And, so, when you get an acute infection anywhere in your body when you have a medical device implanted, there is a finite risk that some of those planktonic bacteria that are associated with acute infection will land on the implanted medical device. And, if they do, they can form a biofilm on that device, uh…and then you end up with a chronic infection resulting from that. You can think of bacteria as having a life cycle, because, once the bacteria are on the device as a biofilm, there’s always a certain percentage of the biofilm bacteria that are shed as planktonic bacteria, and we call these “showers”.

    And so, when a shower of planktonic bacteria occurs, then that can cause an acute exacerbation. So you go from chronic to acute, chronic to acute. Now the acute, you can treat with antibiotics, so you can treat somebody, and you’ll stop the acute infection, but you won’t get rid of the nidus, the mother biofilm, which keeps spewing them out over time. And so, that’s why, if you hear about somebody who has something like a central line or something like that (e.g. a catheter) in their vein, and they become episodically febrile, (they have a fever) that means they’ve had a planktonic shower. You treat the planktonic shower with antibiotics then it kills the planktonic bacteria, but the mother biofilm stays intact. So they’re no longer acutely ill, but they still have that chronic infection and that chronic infection will produce subsequent showers again. So the only way to actually stop that showering is to take that device out, pull the catheter out and start over again.

    Arthroplasty Patient Foundation: Can you elaborate on this a bit more – the bacterial infections process?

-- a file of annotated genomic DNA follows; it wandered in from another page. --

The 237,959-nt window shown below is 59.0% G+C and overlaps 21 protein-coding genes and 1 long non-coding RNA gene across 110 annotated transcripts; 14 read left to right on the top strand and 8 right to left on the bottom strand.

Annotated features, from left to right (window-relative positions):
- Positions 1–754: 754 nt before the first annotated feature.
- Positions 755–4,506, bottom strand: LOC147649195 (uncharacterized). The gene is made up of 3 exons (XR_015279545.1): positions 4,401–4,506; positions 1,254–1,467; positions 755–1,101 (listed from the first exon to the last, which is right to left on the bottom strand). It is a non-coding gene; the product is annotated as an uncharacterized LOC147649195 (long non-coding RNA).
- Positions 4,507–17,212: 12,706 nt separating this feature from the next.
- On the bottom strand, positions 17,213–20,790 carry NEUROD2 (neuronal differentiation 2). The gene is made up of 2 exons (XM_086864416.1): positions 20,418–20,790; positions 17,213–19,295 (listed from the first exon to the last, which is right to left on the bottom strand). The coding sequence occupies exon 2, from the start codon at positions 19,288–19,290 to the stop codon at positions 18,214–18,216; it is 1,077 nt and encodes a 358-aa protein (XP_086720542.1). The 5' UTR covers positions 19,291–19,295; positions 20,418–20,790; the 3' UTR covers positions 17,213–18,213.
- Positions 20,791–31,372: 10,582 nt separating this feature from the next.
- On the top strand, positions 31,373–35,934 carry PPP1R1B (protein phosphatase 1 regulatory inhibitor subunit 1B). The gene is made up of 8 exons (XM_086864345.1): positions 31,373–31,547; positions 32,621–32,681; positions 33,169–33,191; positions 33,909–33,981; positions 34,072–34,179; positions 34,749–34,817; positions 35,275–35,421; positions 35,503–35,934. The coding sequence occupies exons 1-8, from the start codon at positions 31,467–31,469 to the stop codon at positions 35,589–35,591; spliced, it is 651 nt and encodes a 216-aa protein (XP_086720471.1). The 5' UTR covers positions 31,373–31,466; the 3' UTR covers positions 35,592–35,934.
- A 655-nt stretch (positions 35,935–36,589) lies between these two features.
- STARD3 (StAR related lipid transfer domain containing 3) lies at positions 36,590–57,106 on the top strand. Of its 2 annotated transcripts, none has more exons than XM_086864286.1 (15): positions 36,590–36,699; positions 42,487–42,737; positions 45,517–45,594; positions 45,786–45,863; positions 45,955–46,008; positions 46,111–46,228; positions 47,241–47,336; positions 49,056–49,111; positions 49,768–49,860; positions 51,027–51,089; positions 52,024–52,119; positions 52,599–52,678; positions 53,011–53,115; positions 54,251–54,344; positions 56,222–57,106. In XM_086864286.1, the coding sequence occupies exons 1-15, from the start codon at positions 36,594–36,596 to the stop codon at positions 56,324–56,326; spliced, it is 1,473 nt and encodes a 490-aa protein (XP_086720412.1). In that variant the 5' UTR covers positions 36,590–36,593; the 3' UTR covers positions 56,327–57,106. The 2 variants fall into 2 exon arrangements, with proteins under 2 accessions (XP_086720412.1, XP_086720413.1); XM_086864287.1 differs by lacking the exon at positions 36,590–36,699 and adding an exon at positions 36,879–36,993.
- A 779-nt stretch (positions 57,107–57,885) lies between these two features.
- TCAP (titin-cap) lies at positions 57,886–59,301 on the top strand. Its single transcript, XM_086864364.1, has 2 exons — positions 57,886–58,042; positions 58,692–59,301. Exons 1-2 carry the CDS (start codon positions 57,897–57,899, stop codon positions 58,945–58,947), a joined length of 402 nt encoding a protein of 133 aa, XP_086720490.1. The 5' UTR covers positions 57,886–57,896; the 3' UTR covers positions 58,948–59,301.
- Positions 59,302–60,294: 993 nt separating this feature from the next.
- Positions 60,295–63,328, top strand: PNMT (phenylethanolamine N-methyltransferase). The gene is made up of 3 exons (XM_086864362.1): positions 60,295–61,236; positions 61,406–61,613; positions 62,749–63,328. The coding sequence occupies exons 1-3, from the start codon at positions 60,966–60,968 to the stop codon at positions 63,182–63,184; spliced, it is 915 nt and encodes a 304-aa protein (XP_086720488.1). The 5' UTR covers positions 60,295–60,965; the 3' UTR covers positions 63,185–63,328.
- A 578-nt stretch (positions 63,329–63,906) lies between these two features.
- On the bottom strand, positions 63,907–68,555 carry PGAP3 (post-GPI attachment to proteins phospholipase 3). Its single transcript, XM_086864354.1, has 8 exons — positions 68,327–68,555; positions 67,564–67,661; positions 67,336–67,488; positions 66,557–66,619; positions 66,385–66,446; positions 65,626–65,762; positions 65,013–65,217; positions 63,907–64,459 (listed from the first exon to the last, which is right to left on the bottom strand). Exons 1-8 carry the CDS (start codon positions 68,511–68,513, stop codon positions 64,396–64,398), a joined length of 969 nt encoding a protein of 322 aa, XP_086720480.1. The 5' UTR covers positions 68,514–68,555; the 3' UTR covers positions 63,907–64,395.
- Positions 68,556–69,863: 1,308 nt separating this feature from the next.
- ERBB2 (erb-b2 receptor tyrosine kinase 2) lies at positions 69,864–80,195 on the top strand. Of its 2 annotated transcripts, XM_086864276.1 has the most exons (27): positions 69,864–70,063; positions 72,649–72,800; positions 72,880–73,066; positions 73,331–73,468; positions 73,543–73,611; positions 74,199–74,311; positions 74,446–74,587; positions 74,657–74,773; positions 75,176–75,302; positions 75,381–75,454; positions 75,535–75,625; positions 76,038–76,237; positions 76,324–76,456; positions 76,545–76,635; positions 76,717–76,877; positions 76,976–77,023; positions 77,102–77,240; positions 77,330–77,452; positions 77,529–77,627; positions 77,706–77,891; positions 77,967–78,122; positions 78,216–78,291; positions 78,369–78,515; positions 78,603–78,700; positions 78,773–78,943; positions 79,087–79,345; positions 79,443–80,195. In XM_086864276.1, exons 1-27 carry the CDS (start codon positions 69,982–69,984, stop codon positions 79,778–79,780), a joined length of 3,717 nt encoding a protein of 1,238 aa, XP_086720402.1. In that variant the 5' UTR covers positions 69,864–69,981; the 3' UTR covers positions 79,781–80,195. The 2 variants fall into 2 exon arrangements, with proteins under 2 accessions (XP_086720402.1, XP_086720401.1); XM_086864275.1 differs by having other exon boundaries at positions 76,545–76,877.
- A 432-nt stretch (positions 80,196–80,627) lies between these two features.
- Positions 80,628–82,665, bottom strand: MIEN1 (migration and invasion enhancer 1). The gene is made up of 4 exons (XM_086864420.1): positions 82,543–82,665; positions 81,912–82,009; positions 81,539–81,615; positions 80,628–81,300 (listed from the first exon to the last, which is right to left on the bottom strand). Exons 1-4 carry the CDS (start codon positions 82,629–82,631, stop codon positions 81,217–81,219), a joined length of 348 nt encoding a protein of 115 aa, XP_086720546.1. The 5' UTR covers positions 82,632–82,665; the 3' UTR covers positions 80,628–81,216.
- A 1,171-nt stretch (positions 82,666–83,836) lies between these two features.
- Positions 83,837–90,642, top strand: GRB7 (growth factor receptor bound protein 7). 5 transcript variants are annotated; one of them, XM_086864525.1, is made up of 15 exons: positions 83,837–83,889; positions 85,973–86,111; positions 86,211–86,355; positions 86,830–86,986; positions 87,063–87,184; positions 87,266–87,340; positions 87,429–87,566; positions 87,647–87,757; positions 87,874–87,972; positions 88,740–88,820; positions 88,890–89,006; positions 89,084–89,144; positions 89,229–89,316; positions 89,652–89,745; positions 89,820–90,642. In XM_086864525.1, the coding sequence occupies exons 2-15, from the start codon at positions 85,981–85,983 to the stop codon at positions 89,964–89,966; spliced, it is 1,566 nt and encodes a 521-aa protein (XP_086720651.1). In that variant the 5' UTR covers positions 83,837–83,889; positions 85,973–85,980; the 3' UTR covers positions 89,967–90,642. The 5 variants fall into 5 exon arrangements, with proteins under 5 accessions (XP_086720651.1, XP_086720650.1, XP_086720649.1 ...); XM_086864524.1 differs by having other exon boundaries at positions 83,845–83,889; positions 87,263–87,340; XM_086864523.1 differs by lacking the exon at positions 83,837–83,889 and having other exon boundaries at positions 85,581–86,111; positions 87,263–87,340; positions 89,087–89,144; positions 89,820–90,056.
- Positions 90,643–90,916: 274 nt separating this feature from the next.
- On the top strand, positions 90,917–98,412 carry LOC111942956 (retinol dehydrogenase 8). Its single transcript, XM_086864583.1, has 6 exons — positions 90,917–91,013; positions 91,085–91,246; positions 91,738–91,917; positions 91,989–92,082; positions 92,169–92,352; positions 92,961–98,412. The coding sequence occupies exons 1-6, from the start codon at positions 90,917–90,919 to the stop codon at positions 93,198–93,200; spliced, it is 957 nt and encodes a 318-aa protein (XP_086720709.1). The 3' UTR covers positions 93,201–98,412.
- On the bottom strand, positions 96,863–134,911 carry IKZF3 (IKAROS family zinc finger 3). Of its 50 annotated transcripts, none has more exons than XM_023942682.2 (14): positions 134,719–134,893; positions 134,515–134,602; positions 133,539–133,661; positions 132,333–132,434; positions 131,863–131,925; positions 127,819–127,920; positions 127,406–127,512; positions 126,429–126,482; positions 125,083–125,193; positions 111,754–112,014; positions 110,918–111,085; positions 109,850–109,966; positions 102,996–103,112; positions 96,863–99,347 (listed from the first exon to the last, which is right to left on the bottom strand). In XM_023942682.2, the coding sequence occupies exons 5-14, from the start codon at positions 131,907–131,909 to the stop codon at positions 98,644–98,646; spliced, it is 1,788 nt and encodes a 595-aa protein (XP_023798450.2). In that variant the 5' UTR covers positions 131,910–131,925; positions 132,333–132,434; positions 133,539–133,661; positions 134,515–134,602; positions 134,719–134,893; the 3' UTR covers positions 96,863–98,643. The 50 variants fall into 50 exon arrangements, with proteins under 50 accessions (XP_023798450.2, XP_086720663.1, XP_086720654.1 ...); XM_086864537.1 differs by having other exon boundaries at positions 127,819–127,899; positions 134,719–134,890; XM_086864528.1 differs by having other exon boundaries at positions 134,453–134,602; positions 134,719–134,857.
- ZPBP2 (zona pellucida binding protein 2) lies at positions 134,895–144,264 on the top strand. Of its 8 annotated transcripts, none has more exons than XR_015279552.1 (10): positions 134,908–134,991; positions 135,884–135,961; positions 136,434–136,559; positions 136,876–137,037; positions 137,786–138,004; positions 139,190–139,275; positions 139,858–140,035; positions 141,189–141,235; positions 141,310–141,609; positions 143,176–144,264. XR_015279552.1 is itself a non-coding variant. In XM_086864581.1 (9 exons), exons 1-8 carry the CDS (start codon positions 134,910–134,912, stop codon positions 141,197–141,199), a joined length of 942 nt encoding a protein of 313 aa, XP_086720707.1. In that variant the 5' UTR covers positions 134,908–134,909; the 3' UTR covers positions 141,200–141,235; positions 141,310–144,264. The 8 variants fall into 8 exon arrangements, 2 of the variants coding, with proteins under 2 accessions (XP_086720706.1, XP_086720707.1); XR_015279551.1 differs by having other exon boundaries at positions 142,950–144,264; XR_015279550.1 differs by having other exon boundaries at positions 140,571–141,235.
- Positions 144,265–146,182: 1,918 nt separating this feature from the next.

Dr. Garth Ehrlich: There are two different ways, basically, that a medical device inside someone’s body can become infected. The first way is actually associated with the procedure that put the device in, so that there was a break in sterility. Generally, we try to do surgery under sterile conditions, but it’s not perfect. And, so, at some low percentage, bacteria will be introduced into the wound site at the time of infection and these are called “acute” infections because it happens with the surgery. The second type is one where the infection occurs much, much later. It can occur years later, when somebody has what we call “septic” or “bacteremic” effect, where, for some reason there’s bacteria in the bloodstream. So, perhaps you had a dental procedure or something like that; if you disrupt the biofilm bacteria you know, that are associated with gum disease, and it’s very easy for them to get into the blood. So, essentially you have a planktonic shower and then those planktonic bacteria…if some of them land on the plates in somebody’s spine or their artificial joint in their in their leg, then they can become infected. They can have their implant infected years after it was put in.